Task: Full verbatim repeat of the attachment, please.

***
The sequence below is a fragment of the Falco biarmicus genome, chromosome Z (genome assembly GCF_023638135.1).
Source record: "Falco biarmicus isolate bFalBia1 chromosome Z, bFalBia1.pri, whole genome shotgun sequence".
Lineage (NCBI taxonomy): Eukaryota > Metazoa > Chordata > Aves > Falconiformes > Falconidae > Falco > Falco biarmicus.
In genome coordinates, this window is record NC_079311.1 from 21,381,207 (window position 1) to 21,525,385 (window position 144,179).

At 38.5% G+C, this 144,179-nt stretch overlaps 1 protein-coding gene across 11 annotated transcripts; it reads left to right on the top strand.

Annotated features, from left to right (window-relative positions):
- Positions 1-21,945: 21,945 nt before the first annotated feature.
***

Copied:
The sequence below is a fragment of the Falco biarmicus genome, chromosome Z (genome assembly GCF_023638135.1).
Source record: "Falco biarmicus isolate bFalBia1 chromosome Z, bFalBia1.pri, whole genome shotgun sequence".
Lineage (NCBI taxonomy): Eukaryota > Metazoa > Chordata > Aves > Falconiformes > Falconidae > Falco > Falco biarmicus.
In genome coordinates, this window is record NC_079311.1 from 21,381,207 (window position 1) to 21,525,385 (window position 144,179).

At 38.5% G+C, this 144,179-nt stretch overlaps 1 protein-coding gene across 11 annotated transcripts; it reads left to right on the top strand.

Annotated features, from left to right (window-relative positions):
- Positions 1-21,945: 21,945 nt before the first annotated feature.